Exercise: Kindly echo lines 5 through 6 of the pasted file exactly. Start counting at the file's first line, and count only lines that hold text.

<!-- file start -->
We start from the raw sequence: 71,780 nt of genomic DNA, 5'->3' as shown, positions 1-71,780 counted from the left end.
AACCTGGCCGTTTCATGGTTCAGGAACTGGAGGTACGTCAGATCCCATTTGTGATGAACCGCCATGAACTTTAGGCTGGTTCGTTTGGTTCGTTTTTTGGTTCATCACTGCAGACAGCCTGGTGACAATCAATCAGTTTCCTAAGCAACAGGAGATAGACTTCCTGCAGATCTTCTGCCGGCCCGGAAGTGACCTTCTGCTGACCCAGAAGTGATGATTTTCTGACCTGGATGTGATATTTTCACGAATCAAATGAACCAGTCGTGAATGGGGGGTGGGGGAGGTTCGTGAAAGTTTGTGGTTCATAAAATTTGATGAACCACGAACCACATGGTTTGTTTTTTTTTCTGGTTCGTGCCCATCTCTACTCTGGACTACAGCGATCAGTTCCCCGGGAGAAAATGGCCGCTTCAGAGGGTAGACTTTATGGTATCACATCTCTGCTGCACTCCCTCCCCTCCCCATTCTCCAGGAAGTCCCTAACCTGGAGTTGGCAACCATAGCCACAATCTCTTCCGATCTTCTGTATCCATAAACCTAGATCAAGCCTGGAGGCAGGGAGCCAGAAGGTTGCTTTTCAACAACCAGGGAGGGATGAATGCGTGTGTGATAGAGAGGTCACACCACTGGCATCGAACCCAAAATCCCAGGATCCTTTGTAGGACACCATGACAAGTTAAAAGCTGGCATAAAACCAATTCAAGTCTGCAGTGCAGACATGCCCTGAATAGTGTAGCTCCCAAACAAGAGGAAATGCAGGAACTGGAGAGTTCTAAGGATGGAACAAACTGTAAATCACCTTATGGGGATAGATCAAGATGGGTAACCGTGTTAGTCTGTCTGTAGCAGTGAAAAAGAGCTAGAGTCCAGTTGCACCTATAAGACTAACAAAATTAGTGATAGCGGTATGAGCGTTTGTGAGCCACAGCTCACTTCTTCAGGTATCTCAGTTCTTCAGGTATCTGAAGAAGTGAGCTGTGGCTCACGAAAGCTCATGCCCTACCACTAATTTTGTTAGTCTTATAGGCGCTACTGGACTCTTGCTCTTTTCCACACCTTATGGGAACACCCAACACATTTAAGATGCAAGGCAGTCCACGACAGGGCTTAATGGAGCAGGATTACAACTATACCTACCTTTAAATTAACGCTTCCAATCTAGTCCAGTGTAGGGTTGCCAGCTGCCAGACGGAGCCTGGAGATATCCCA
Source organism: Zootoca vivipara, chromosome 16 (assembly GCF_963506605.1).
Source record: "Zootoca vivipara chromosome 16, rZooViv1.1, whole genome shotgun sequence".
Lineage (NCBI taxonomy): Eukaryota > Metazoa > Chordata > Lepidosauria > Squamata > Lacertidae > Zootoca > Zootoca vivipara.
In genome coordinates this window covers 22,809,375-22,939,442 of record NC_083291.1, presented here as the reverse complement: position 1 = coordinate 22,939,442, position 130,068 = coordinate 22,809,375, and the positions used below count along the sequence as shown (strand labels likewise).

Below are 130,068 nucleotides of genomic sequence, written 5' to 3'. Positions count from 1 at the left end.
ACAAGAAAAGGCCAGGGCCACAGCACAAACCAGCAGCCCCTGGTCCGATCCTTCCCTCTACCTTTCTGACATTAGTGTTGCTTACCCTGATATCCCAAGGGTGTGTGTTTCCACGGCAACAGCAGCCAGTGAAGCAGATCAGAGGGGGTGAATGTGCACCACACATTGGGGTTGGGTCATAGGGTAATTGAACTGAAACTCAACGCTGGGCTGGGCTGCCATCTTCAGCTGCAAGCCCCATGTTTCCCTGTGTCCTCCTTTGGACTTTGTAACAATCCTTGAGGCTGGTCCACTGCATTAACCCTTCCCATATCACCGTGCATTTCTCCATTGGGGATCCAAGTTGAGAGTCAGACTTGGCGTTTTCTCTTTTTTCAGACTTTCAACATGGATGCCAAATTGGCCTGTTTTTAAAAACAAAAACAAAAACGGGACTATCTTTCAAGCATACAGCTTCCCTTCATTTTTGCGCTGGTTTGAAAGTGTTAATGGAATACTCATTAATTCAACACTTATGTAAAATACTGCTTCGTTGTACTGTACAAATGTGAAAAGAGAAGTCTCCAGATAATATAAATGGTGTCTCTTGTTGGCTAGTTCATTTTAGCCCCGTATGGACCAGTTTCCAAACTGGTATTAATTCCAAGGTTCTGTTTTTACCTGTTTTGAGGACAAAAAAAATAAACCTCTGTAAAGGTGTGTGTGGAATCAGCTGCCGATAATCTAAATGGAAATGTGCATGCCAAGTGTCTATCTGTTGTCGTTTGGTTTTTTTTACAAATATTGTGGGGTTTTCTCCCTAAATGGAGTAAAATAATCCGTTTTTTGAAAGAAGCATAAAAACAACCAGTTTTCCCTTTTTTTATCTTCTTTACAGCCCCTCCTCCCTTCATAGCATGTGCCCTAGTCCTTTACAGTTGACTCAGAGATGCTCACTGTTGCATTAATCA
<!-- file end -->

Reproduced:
Lineage (NCBI taxonomy): Eukaryota > Metazoa > Chordata > Lepidosauria > Squamata > Lacertidae > Zootoca > Zootoca vivipara.
In genome coordinates this window covers 22,809,375-22,939,442 of record NC_083291.1, presented here as the reverse complement: position 1 = coordinate 22,939,442, position 130,068 = coordinate 22,809,375, and the positions used below count along the sequence as shown (strand labels likewise).